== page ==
Nidogen-1 (NID1) is a sulfated monomeric glycoprotein consisting of three globular domains: G1, G2 and G3 and with many epidermal growth factor repeats. It is an underinvestigated ECM basement membrane protein that is mostly recognized as a linker protein of COL4 and LAM. It has been suggested to play a role in angiogenesis, hepatic regeneration, and regenerative axon growth and guidance. Our research has demonstrated a potential cardiogenic effect of NID1 on differentiating pluripotent stem cells. We were further able to demonstrate that NID1 attenuates the apoptotic effect of hypoxia in cardiomyocytes and pancreatic beta cells via the αvβ3 integrin and beneficially modulates immune responses in vitro. We showed that NID1 significantly increases heart function and angiogenesis, while reducing fibrosis, in a mouse postmyocardial infarction model; therefore, demonstrating the protective and regenerative potential of NID1 in ischemic conditions.


Decorin (DCN) is a negatively charged dermatan or chondroitin sulfate proteoglycans belonging to a group of small leucine-rich proteoglycans. It plays an important role in collagen fibrillogenesis, growth factor modulation, cell growth regulation, and can bind transforming growth factor β, serving as a growth factor sequestering sink in the matrix surrounding most cells. It is highly expressed in a variety of organs in the human body and plays a crucial role in organogenesis. In our work, we demonstrated that DCN reduces T cell response and attracted innate immune cells, which are responsible for ECM remodeling. We showed that a significantly higher number of endothelial progentitor cells attached on DCN- and SDF-1α-coated scaffolds, when compared with the uncoated controls. Interestingly, DCN showed a higher attractant effect on human endothelial colony forming cells (hECFCs) than SDF-1α. This is of interest as SDF-1 has been used in clinical trial to attract hECFCs for wound healing applications.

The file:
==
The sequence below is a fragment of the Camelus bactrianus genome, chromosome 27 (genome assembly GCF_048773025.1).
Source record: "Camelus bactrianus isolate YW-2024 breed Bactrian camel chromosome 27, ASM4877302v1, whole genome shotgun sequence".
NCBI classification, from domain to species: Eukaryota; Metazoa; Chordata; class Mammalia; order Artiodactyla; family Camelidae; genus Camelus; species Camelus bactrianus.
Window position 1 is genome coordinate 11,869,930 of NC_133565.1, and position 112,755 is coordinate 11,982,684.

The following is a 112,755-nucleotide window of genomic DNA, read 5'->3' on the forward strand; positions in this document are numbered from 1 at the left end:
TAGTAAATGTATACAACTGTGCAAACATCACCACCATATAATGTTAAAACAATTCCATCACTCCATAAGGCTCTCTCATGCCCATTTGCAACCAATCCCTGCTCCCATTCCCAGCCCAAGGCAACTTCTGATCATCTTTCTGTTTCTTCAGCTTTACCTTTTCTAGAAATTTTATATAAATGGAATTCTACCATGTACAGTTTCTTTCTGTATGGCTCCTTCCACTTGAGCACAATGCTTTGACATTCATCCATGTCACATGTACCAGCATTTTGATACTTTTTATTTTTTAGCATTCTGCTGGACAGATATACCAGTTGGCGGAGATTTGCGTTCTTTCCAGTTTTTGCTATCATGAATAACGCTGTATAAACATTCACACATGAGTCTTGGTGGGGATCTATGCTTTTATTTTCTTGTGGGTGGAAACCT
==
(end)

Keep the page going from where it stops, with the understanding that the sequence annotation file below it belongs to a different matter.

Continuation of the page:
Elastic Fibers

Elastin is a non-soluble, extremely durable protein. Elastic fibers consist of a variety of components, including microfibrillar proteins (fibrillins), linking proteins [fibulins, elastin microfibril interfacers (EMILINs), microfibril-associated glycoproteins (MAGPs)], soluble factors [e.g. transforming growth factor (TGF) beta] and the core protein elastin. Elastic fibers are extremely important during development and in adult life. We have investigated the process of human elastogenesis and translated those discoveries into systems that can create elastic fibers in vitro for applications in cardiovascular tissue engineering.